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Actor Dylan McDermott and Ringling College student Alexa Schara.

Real clients. Real pressure. Real results. That’s the essence of Ringling College of Art and Design’s Collaboratory Commitment, a guarantee that any student who wants professional work experience can get it. For years, Ringling classes have connected students with outside clients. But in late 2014 the college formalized its commitment to providing every student on campus with professional experience, two years after the school partnered with The Patterson Foundation to create the Collaboratory and one year after Ringling hired Cynthia Gravino to oversee the program. Clients include national giants like GM, local nonprofits like Southeastern Guide Dogs and government agencies like the Sarasota Police Department. Here are a few examples:

A Little Bit Country

CLIENT: Nash Next

# OF STUDENTS: 9

GOAL: Edit, animate and add motion design to music videos for emerging country music artists

RESULT: Ten music videos that promoted singers and bands participating in Nash Next’s national country music competition

Ron Berryman, the founder and CEO of Sum Entertainment, had seen press releases about the Collaboratory, but it wasn’t until he visited Ringling that he understood the wealth of talent there. Five interdisciplinary Ringling teams worked with country singers and bands to edit and create animation and motion design flourishes for 10 music videos that were used in his Nash Next, a national country music competition. The company was so pleased that it’s working with Ringling again, this time collaborating with students on tour and merchandise branding.

Designed for Speed

CLIENT: General Motors

# OF STUDENTS: 12

GOAL: Create speed form designs for vehicle development

RESULT: Storyboards, sketches, 3D renderings and clay model sculptures developed in coordination with GM designers

GM has hired Ringling grads for years, so the company was eager to take advantage of students’ creative thinking through the Collaboratory. “[GM] teaches the technical side of things,” the Collaboratory’s Cynthia Gravino says. “They can’t teach the creative.” Students signed up for a full-semester elective course developing storyboards, renderings and clay models of potential vehicles while learning about the principles of vehicle design from GM experts and working with state-of-the-art industry software. Impressed by their work, GM is repeating the program again this spring, with a new crop of students.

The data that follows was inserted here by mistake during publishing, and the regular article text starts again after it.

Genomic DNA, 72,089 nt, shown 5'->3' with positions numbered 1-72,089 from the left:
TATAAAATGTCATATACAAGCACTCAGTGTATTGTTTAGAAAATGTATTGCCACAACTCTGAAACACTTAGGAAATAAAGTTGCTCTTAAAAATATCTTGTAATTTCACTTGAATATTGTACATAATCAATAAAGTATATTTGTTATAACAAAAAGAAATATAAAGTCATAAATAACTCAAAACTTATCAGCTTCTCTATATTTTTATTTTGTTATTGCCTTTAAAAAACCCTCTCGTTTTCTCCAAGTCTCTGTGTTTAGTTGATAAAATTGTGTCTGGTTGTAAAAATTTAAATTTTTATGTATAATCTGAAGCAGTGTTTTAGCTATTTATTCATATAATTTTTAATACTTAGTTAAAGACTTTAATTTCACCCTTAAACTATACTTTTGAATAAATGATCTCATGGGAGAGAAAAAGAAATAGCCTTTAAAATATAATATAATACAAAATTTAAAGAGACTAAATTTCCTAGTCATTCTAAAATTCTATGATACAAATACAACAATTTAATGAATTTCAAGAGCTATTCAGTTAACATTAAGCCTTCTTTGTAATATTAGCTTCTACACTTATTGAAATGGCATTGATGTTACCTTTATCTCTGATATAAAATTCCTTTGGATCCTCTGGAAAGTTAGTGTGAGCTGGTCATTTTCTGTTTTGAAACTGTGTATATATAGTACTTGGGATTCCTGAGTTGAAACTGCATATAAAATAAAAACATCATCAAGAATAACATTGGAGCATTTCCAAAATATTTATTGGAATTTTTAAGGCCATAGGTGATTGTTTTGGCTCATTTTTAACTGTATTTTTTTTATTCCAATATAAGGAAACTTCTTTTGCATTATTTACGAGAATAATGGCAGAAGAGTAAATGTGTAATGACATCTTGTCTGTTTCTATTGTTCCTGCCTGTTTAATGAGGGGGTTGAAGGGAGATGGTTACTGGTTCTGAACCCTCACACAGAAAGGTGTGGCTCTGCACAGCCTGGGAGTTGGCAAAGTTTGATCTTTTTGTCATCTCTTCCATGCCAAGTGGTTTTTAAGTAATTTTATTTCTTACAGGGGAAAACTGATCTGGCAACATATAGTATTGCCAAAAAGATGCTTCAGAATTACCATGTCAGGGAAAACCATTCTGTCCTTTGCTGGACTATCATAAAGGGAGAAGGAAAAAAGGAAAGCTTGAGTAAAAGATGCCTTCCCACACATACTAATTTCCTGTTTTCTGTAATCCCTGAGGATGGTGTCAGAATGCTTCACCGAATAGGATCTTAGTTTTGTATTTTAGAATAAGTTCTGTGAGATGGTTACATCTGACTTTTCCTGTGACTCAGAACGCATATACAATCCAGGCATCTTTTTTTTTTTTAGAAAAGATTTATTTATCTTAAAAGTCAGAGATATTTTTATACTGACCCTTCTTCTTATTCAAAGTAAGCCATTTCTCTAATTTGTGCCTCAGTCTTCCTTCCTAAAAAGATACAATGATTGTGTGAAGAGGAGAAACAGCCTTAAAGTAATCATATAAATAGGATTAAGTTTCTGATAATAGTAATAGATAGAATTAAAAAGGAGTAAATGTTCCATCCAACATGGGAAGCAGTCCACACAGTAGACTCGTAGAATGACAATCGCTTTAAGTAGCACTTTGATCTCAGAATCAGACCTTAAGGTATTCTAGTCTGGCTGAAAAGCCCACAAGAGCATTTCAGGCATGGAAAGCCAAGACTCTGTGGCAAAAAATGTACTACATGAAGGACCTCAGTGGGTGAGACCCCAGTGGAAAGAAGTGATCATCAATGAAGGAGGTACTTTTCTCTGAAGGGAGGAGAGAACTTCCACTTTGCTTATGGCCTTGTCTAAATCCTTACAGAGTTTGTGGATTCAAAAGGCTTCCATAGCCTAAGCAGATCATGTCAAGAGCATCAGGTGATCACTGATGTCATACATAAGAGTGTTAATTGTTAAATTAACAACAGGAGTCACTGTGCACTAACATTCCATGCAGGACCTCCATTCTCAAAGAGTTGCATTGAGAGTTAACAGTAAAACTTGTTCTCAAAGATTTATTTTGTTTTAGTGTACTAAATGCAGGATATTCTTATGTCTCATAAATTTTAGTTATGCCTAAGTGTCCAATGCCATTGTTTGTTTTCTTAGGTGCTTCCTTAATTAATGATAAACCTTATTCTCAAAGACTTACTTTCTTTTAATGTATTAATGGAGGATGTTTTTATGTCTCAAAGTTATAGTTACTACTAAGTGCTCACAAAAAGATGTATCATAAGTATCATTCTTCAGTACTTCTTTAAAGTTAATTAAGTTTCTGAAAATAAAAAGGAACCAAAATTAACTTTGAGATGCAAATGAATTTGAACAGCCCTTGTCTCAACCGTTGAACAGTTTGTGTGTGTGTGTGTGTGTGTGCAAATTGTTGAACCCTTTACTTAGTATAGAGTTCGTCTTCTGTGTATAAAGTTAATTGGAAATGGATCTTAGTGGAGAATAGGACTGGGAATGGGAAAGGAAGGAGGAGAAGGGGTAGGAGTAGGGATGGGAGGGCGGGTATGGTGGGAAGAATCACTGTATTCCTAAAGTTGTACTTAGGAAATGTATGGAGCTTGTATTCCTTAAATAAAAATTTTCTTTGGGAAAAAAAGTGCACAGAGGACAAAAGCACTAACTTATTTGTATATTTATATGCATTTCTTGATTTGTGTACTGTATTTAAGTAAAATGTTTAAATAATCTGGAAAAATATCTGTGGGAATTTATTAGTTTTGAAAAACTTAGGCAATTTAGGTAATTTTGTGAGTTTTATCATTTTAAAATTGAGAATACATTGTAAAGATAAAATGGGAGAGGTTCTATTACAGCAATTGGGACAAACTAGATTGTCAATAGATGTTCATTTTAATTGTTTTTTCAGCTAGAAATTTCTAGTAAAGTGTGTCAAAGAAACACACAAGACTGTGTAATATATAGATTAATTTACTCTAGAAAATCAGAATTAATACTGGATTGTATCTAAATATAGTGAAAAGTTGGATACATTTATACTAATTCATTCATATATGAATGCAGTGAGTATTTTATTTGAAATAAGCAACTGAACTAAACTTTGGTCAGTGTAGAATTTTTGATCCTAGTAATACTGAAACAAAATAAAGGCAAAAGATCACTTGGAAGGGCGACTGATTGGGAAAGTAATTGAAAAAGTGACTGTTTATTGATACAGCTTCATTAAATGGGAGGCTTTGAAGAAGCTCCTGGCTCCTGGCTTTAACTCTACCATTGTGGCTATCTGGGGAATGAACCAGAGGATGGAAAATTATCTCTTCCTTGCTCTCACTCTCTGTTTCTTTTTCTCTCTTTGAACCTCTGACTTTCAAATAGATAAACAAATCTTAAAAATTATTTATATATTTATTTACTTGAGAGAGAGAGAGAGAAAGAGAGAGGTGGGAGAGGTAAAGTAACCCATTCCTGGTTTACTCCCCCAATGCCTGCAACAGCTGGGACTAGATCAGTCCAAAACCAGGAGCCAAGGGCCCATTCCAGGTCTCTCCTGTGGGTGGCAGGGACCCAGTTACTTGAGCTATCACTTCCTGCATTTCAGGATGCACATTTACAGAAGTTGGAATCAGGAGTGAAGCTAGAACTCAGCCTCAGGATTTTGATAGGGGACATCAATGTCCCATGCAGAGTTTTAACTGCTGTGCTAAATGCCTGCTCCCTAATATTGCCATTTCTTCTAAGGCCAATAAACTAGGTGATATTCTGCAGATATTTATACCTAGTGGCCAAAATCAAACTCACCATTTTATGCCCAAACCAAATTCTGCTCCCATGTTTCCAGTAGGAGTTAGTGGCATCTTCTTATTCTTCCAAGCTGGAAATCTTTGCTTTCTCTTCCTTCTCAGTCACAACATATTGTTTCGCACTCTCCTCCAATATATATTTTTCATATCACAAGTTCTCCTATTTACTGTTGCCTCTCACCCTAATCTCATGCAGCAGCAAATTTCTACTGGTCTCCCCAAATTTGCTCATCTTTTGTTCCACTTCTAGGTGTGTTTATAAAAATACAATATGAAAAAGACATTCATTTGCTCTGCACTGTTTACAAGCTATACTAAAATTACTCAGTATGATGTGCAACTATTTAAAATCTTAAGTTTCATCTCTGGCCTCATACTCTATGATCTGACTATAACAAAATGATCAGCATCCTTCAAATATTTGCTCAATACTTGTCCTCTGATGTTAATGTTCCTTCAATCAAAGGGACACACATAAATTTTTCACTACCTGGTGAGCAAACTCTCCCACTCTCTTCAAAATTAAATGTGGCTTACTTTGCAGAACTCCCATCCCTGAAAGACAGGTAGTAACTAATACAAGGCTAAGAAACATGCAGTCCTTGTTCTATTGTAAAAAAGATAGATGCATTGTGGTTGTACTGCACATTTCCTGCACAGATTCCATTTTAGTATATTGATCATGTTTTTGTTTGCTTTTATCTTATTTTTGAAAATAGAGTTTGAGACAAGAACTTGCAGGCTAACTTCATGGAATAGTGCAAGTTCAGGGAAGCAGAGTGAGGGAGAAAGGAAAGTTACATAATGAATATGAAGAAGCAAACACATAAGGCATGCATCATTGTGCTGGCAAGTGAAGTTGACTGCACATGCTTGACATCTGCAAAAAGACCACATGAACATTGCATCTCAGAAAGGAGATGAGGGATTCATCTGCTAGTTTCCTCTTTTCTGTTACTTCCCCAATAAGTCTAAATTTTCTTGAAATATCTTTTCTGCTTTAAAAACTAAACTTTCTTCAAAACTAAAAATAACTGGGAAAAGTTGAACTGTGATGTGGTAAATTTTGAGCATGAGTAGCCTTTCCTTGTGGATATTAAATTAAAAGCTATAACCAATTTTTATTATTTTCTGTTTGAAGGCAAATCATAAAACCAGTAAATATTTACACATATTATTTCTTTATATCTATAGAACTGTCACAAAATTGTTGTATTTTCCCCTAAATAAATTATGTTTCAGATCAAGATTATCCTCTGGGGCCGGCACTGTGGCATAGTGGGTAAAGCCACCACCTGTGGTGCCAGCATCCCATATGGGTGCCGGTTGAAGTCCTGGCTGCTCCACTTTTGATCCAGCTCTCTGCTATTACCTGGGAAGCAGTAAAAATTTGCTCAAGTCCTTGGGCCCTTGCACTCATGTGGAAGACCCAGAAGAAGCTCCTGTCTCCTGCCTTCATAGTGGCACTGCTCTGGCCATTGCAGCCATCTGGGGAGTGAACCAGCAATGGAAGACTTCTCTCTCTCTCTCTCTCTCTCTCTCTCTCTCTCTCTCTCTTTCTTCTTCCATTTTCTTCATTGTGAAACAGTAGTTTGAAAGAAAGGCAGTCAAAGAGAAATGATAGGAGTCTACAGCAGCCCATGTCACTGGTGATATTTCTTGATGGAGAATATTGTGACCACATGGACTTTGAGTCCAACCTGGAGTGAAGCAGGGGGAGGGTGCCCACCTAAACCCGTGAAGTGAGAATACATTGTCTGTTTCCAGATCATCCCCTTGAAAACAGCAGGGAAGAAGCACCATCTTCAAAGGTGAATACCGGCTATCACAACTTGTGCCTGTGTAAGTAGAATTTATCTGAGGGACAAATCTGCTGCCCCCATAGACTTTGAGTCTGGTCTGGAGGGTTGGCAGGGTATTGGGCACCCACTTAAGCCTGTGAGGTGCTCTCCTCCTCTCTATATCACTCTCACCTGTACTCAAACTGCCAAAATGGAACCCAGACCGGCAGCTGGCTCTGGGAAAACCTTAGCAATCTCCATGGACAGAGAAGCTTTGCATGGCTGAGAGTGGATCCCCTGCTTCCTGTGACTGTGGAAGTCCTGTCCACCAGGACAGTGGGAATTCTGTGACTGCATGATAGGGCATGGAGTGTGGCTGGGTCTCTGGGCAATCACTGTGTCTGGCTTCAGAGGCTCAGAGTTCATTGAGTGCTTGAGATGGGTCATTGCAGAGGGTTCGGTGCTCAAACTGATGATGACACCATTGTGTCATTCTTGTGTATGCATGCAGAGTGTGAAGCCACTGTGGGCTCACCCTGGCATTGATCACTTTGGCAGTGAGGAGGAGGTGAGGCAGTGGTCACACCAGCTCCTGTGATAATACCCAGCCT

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Actor Justin Long, in green, discusses his video with Ringling students.

On the Web

CLIENT: Justin Long and Christian Long

# OF STUDENTS: 10

GOAL: Create and film an Internet video series

RESULT: Eight short videos that spoof travel shows, shot in and around Sarasota

In addition to bringing Hollywood movers and shakers to town, Ringling College built a pipeline that helps students land work on film and TV projects. As with other Collaboratory Commitment programs, the key is to get industry leaders to campus to show them that Ringling students are the real deal. Justin Long, best known for roles in Apple’s Mac vs. PC ad campaign and films like Live Free or Die Hard and Idiocracy, came to campus in 2013. After visiting, he and his brother, producer Christian Long, turned to students to create a web video series mocking travel shows. After lengthy meetings discussing tone, lighting and production with students, the brothers began filming the series in Sarasota in March.

Filming With the Stars

CLIENT: Dylan McDermott

# OF STUDENTS: 15

GOAL: Write and shoot a dramatic online video series

RESULT: Sixteen five- to six-minute episodes written and produced by Ringling students

Actor Dylan McDermott (Steel Magnolias, In the Line of Fire) is another talent who came to visit Ringling and ended up working with students on a project. McDermott had already mapped out a 22-minute pilot for a new series, Sugar, but he worked with Ringling students to develop more than a dozen more episodes. Pre-production begins here in April, with a 22-day shoot that will include a significant amount of student work. McDermott's project is developed with e-commerce in mind. Since actors today have strong personal brands with built-in audiences, Ringling students are learning how this new business model works, experience that puts them at the forefront of entertainment trends.